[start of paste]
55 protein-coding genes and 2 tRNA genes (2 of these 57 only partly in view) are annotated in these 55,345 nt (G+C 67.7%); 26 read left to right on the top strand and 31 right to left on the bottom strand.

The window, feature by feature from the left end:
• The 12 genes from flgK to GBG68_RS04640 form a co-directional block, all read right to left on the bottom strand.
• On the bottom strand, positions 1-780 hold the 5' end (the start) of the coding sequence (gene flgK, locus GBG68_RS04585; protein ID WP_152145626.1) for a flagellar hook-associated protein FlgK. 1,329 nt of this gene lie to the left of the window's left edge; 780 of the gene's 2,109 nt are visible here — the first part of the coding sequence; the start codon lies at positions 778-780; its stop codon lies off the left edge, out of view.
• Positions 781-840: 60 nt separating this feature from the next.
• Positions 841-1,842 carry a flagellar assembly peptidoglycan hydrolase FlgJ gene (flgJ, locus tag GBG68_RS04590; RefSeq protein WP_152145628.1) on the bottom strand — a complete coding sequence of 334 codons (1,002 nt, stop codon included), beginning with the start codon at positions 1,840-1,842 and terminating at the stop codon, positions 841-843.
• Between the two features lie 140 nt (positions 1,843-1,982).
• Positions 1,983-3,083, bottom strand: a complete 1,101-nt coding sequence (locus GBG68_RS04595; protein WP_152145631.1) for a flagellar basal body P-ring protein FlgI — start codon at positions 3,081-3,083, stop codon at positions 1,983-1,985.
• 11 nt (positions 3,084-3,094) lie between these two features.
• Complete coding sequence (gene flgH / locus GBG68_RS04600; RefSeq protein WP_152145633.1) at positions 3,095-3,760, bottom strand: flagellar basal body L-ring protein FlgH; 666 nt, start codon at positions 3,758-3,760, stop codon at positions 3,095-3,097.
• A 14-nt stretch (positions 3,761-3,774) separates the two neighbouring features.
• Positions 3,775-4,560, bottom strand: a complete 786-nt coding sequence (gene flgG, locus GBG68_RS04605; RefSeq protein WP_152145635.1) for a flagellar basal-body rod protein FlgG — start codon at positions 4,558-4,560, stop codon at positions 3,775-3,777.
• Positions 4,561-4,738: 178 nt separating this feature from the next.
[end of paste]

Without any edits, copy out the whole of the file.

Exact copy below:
55 protein-coding genes and 2 tRNA genes (2 of these 57 only partly in view) are annotated in these 55,345 nt (G+C 67.7%); 26 read left to right on the top strand and 31 right to left on the bottom strand.

The window, feature by feature from the left end:
• The 12 genes from flgK to GBG68_RS04640 form a co-directional block, all read right to left on the bottom strand.
• On the bottom strand, positions 1-780 hold the 5' end (the start) of the coding sequence (gene flgK, locus GBG68_RS04585; protein ID WP_152145626.1) for a flagellar hook-associated protein FlgK. 1,329 nt of this gene lie to the left of the window's left edge; 780 of the gene's 2,109 nt are visible here — the first part of the coding sequence; the start codon lies at positions 778-780; its stop codon lies off the left edge, out of view.
• Positions 781-840: 60 nt separating this feature from the next.
• Positions 841-1,842 carry a flagellar assembly peptidoglycan hydrolase FlgJ gene (flgJ, locus tag GBG68_RS04590; RefSeq protein WP_152145628.1) on the bottom strand — a complete coding sequence of 334 codons (1,002 nt, stop codon included), beginning with the start codon at positions 1,840-1,842 and terminating at the stop codon, positions 841-843.
• Between the two features lie 140 nt (positions 1,843-1,982).
• Positions 1,983-3,083, bottom strand: a complete 1,101-nt coding sequence (locus GBG68_RS04595; protein WP_152145631.1) for a flagellar basal body P-ring protein FlgI — start codon at positions 3,081-3,083, stop codon at positions 1,983-1,985.
• 11 nt (positions 3,084-3,094) lie between these two features.
• Complete coding sequence (gene flgH / locus GBG68_RS04600; RefSeq protein WP_152145633.1) at positions 3,095-3,760, bottom strand: flagellar basal body L-ring protein FlgH; 666 nt, start codon at positions 3,758-3,760, stop codon at positions 3,095-3,097.
• A 14-nt stretch (positions 3,761-3,774) separates the two neighbouring features.
• Positions 3,775-4,560, bottom strand: a complete 786-nt coding sequence (gene flgG, locus GBG68_RS04605; RefSeq protein WP_152145635.1) for a flagellar basal-body rod protein FlgG — start codon at positions 4,558-4,560, stop codon at positions 3,775-3,777.
• Positions 4,561-4,738: 178 nt separating this feature from the next.